Server Room Air Conditioning: How much do I need?

Server Room Air Conditioning: How much do I need?

Winter lingered for quite a while in the Greater Boston area, but temperatures will be rising soon and a main concern for many commercial businesses will be the temperature of their IT/server room. Even during cooler weather, a server room can easily reach temperatures of over 100 degrees Fahrenheit, which can lead to downtime, loss of data, and equipment damage. Read on to learn more about proper server room maintenance and how you could save yourself time and money by avoiding costly IT issues.

Why does the server room need additional cooling?

Depending on how extreme temperatures get, a server room that is not getting the appropriate air conditioning could cause fragile IT equipment to fail and ultimately shut down. This can last for a couple of minutes, or as long as a few hours. Unexpected shut-downs can have both short and long-term effects:

  • Sudden loss of connection to your server room can cause you to lose important data
  • IT Equipment overheating even one time can shorten its lifespan
  • Each minute a business is offline could lead to missing out on crucial communication with current and potential customers

 

So, how cool should my server room be?

The ideal temperature of a server room is an actively debated topic that has not yet reached a true consensus. Temperatures, standards, and designs will vary from facility to facility, resulting in varying heat loads in your server room. Humidity levels also range and can have a significant impact on the efficiency and health of your IT room.

Ultimately, the temperature standards should be determined by the team that engineered the system serving your particular building. However, below are a couple of guidelines to give you an idea of where your server room should be:

  • According to the American Society of Heating, Refrigeration and Air Conditioning Engineers (ASHRAE) sufficient temperatures can range between 64.4° and 80.6°.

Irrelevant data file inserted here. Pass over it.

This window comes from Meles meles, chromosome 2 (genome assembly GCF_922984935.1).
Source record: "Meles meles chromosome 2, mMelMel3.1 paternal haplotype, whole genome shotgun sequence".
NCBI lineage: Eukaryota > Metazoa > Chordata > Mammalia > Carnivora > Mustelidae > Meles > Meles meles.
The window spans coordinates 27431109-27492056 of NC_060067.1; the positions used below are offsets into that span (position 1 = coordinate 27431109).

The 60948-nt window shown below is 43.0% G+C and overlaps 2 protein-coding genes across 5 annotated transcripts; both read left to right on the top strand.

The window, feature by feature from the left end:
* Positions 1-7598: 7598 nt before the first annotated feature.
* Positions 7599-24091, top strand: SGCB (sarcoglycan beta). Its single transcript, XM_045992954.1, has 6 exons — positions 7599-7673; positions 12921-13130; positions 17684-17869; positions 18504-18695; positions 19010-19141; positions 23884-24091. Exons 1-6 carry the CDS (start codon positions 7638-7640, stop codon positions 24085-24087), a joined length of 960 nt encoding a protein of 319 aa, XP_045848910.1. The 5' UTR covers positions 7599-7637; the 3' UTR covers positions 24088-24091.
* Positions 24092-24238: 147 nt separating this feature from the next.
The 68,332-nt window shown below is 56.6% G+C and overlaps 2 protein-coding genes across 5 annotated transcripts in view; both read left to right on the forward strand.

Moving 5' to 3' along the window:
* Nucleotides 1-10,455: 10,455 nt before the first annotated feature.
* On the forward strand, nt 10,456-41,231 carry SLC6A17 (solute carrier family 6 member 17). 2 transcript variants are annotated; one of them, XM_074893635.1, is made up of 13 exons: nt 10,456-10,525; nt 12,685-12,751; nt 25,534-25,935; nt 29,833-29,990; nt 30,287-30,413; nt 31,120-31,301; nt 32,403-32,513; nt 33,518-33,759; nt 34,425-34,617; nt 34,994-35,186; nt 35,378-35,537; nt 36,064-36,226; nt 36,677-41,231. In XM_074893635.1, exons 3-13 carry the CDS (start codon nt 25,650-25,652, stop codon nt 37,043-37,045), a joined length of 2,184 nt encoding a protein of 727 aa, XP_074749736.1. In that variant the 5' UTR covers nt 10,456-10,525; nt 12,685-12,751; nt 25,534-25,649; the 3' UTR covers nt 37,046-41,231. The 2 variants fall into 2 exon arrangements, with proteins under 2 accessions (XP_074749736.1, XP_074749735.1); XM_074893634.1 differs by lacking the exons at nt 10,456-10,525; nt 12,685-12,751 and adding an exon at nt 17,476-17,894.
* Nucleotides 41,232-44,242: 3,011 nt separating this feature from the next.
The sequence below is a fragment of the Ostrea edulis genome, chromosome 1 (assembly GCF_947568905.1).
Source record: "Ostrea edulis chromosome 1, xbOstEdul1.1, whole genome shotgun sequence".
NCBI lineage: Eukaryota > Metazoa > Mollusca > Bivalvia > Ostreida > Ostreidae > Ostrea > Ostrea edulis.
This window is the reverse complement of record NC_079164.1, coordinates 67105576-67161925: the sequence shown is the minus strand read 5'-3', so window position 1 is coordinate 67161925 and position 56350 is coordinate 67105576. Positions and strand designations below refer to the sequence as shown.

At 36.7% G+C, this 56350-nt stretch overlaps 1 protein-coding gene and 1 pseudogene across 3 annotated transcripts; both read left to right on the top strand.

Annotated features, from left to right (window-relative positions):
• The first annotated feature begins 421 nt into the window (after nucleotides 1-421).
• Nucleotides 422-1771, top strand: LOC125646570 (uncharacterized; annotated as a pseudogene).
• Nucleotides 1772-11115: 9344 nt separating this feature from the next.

• An ideal humidity level should fall in the range of 40% and 60% rH to avoid corrosion due to too much humidity or static electricity build-up due to not enough.

Once you find the best temperature and humidity levels, here are some other things to be aware of to keep your server room in working order:

  • It is common practice for business owners to conserve energy and money by shutting off their commercial HVAC system on weekends. Server rooms need constant and consistent temperature and humidity control. Therefore, cooling units should never be completely shut down.
  • Beware of “hot spots”. These occur when heat gets trapped behind server racks or near large pieces of equipment. The room’s overall temperature and humidity may be set to the right levels, but hot spots can still cause trouble for equipment.
  • Server rooms should have their own independent cooling control separate from the rest of the office or building. The main reason for this is that a rooftop unit will supply heat in the winter, which should not reach your server room. Ideal server room conditions also often differ from comfortable working conditions for employees.

Server outages due to overheating is easy to avoid with the correct precautions, starting with installing the right server room cooling units. Our technicians are experts in installing all brands of air conditioning in computer rooms including Liebert and Mitsubishi cooling units. To avoid IT issues in the future, regular preventative maintenance for your cooling system is highly suggested. If you have any questions about air conditioning for a server room, or would like to learn more about our maintenance plans, please don’t hesitate to give us a call at 781-365-0222 or e-mail info@controlairsystems.com!